We put a bid in on a house on Wednesday. We didn’t get it. Our bid was forty-five grand above council valuation, it sold for eighty grand above. I’d read an article the day before talking about how young people can afford to buy property if we put our mind to it, hilariously clueless in tone. I’m not that bothered about our own situation, we’ll find a place eventually, just have to wait and save more. I am bothered, though, by the suggestion that delayed childbearing is the solution to every financial conundrum (so, um, Facebook and Apple are now covering the costs of employees freezing their eggs). Graduate high school, get a tertiary education, get a job, work long hours, pay off your student debt, save furiously, buy a house, pay your mortgage down to a manageable level, and only then may you responsibly bring new life into the world. Children are luxury goods!
My grandmother had two kids by age 24. It was 1962, this wasn’t considered unduly young, it was the norm, regardless of social class. That’s not true anymore. Everyone gossips when someone who went to a high decile school has a baby at 21. There is a whopping great class difference here. On average, educated women are having babies much later; but the teen pregnancy rate has stayed pretty much the same for the past four decades (source: MSD). There is research which suggests absence of economic opportunities leads to teen pregnancy, not the other way round. If you don’t think you’ll ever have a stable job, you’ve got no reason to delay having children.
So then I read a piece on Slate about how feminists should be more enthusiastically pro-choice. It included reference to another article, on responsible parenthood and contraception:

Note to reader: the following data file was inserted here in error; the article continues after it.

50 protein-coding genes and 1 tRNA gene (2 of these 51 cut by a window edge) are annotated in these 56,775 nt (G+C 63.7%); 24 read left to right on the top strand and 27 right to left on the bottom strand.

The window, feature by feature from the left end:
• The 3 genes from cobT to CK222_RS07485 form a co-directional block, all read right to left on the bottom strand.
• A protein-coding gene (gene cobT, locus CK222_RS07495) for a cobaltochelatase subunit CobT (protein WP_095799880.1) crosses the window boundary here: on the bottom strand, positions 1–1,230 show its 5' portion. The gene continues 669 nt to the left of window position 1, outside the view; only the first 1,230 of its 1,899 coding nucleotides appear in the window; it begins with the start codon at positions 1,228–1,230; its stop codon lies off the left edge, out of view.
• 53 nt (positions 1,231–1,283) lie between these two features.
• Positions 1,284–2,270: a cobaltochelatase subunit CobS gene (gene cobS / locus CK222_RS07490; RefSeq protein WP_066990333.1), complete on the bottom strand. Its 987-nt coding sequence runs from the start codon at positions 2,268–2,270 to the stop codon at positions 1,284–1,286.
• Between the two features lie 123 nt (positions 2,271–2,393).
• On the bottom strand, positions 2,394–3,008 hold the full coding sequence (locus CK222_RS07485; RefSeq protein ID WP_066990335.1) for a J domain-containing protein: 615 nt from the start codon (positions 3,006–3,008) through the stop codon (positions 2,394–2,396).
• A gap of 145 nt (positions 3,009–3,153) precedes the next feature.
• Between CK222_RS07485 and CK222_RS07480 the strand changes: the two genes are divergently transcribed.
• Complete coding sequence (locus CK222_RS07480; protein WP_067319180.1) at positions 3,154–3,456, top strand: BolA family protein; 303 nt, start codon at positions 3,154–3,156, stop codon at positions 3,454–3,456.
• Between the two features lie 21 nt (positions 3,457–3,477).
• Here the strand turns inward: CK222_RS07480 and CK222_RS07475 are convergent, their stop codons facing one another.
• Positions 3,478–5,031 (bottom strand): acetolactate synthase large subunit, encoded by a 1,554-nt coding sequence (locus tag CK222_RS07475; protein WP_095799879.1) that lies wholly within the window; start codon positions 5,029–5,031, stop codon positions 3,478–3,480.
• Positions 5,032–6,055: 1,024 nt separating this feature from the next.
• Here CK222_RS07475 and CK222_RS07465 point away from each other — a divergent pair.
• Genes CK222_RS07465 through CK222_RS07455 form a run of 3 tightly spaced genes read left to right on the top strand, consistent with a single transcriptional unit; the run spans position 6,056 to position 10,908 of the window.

Sawhill wants the left to pick up a “new ethic of responsible parenthood.” That means urging women to wait until they are a little more settled and can sustain a stable relationship before they have children. “The old social norm was: ‘Don’t have a child outside marriage,’ ” she writes in her New York Times op-ed. The new one needs to be: “Don’t have a child until you and your partner are ready to be parents.”
Ready to be parents – lol! You can’t be serious, ain’t nobody ready for that ever. Ready to be pushed off a cliff? “Ready” could theoretically mean anything, but we know it’s code for a stable job and savings in the bank. I’m really uncomfortable with the idea that abortion (and even contraception) is a social good because there’s a universal right time to have a baby and a universal wrong time, and the wrong time is when you’re short of money (this link is amusing though). Abortion is a social good because women deserve bodily autonomy. That’s a watertight case right there, we don’t need extra reasons. If abortion is available, some unplanned pregnancies will be terminated, for reasons wholly personal to the pregnant woman; but it is not a pro-choice argument to think this should be the default. There will still be people who have babies before they have savings. Intimate relationships are warm and cosy. Sex is fun. Contraception is a hassle (even the much touted long acting reversible contraceptives have side effects, and won’t suit everyone). Besides, babies are lovely – even if they’re hard work too.